You know you live in interesting times when the chief of police is the most powerful person in town. What propelled Chief Blair to the top of our Influentials list was Rob Ford’s Crackgate—a story that consumed the city for much of the last year and whose bewildering narrative is still being written. Of course, Ford wasn’t the only politician who behaved badly in 2013. Chronic dysfunction is evident at all levels of government, from the petty infighting at city hall to the crippling gamesmanship at Queen’s Park and the expense scandals on Parliament Hill. And yet, it’s not all doom and gloom. Some of the city’s most formidable leaders are outside the traditional halls of power: global hip-hop stars, tech titans, gossip bloggers and guitar-strumming astronauts, among others. The people ranked here all did something in 2013 that made an impact on our lives, for better or for worse. Our list demonstrates that sometimes influence is enduring, sometimes it’s fickle and sometimes it rests on a single cellphone video that could forever change the complexion of the city.
All stories relating to Christie Blatchford
Andrew Coyne is about as close to a celebrity political columnist as there is in this country, and news broke yesterday that he’s leaving Maclean’s to go back to the National Post. According to a statement on the Post’s website, Coyne will write three columns a week for the Postmedia chain’s newspapers and websites. First thoroughly public spectacle Christie Blatchford returned to the Post, and now Coyne. The paper sure is stacking its roster with (presumably pricy) heavy-hitters. Read the entire story [National Post] »
It’s not particularly polite to ask rich people what they earn. But tact is overrated, and we wanted to know, so we asked anyway. When they told us to get lost, we got sneaky. We dug up disclosure documents, annual reports and the tax filings of charitable organizations. When those trails went dry, we surveyed industry insiders who know what other people make—headhunters and consultants and analysts and colleagues—and asked for an educated guess. After hundreds of calls and emails and deep-throat meetings in dark alleys, we phoned the high earners back and told them what we found. Again, with feeling, they told us to piss off.
What follows is our shamelessly gawking, as-precise-as-possible examination of the highest-paid people in the city’s top industries. When the information was available, we included bonuses and perks and, in some cases, exercised stock options. Our findings verified that a high earner in finance is almost always on a different plane (a private jet, usually) than a high earner in, for example, the lowly arts. One major discovery: Heather Reisman took a pay cut. One truth reconfirmed: no matter how rich you are, there’s always someone who makes a helluva lot more.
The last time this blogger had the pleasure of speaking with Jack Layton was for an Informer post during the federal election. The good folks at the NDP campaign headquarters had tried several times to put us in touch with him, which seemed a bit silly for what was really just a few hundred words about baseball. But Layton finally returned our call late in the day and, between campaign events, proceeded to unload some of his happiest baseball memories.
We noted then that it was easy for a Toronto politician to choose a favourite baseball moment (one of the two Blue Jays World Series wins are the only correct answers), but Layton wasn’t mugging for the microphone. He could, and did, speak for far longer than he needed to about the joy of walking down Yonge Street the night the Jays claimed their first World Series victory, as crowds cheered and drivers honked along the length of the city’s spine. He was always comfortable about being a man of this city, something he brought to federal politics as a champion of urban issues and something he never apologized for.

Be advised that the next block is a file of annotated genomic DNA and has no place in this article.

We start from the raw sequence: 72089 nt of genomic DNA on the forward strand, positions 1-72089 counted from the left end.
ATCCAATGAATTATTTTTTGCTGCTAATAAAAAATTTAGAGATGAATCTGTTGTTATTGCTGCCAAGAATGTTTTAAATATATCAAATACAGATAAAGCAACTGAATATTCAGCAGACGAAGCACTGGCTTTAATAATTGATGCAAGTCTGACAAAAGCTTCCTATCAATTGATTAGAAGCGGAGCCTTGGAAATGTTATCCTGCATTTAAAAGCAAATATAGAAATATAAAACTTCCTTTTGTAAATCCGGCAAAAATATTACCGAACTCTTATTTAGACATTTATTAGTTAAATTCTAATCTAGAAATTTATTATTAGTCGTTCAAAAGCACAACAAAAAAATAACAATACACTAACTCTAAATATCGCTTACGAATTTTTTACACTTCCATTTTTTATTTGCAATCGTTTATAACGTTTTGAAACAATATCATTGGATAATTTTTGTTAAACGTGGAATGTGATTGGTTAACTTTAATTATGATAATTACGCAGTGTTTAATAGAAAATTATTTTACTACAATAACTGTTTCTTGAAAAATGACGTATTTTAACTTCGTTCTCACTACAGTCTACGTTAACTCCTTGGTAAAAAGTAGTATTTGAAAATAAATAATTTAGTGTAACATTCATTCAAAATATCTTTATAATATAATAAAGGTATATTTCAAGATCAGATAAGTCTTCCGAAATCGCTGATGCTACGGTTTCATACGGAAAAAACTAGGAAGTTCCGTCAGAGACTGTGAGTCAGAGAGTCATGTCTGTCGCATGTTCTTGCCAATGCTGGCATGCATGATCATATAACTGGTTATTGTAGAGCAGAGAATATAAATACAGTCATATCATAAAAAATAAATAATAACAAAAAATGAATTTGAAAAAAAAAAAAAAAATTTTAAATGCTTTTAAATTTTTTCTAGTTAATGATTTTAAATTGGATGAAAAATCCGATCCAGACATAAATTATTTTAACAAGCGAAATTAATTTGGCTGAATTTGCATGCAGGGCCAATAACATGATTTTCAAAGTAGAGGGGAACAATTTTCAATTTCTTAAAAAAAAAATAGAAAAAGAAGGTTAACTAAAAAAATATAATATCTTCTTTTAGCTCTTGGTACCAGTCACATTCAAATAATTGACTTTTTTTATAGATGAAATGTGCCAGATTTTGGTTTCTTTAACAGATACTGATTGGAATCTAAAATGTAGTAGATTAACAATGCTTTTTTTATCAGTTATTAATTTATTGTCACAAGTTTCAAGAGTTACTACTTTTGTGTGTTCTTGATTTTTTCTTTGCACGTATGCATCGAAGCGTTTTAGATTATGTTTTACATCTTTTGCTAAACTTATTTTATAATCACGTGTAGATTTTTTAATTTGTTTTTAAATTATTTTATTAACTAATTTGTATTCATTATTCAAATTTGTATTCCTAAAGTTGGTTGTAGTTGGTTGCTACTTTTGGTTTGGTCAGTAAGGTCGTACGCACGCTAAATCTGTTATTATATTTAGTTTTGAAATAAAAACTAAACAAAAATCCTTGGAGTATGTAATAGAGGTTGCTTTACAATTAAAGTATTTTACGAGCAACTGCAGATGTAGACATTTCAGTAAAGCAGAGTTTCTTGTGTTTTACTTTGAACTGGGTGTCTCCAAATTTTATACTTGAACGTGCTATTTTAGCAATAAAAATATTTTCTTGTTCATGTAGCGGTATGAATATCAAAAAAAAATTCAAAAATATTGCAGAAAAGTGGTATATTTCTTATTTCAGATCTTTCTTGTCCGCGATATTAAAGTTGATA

At a vigil yesterday evening at Nathan Phillips Square, people waved Layton posters—both from the NDP and homemade—and when the lineup to sign city hall’s condolence book proved to be too long, they took chalk to the concrete to remember him. By 6 p.m., the crowd had turned the last few sentences of Layton’s final letter into a chant, giving the vigil the feel of a protest, an appropriate atmosphere in which to remember the long-time activist.
The tributes to Layton are as extensive as they are touching, and we couldn’t capture them all in one place. But we did our best to select a few of the more prominent reactions. A list of those, after the jump. Read the rest of this entry »
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Because nothing in this city happens without Twitter anymore, that’s where the news of Christie Blatchford’s Globe departure breaks
The man behind the Mondoville Twitter account, Marc Weisblott, caused something of a media tizzy this afternoon with a single-sentence tweet: “Christie Blatchford gone from ‘The Globe and Mail’…” Reporters and other media types had two basic reactions: confused glottal noises and wondering aloud how Mondoville got the story first (these are reporters, after all). Read the rest of this entry »
Read the rest of this entry »
Ken Finkleman, the creative mind behind CBC hits like The Newsroom and Paramount non-hits like Grease 2, has a new show coming out called Good Dog. So it’s not surprising that he would come to a CBC Radio show like Q to sit and chat with host Jian Ghomeshi. What is surprising, however, is that the two of them almost managed to talk about everything but Good Dog.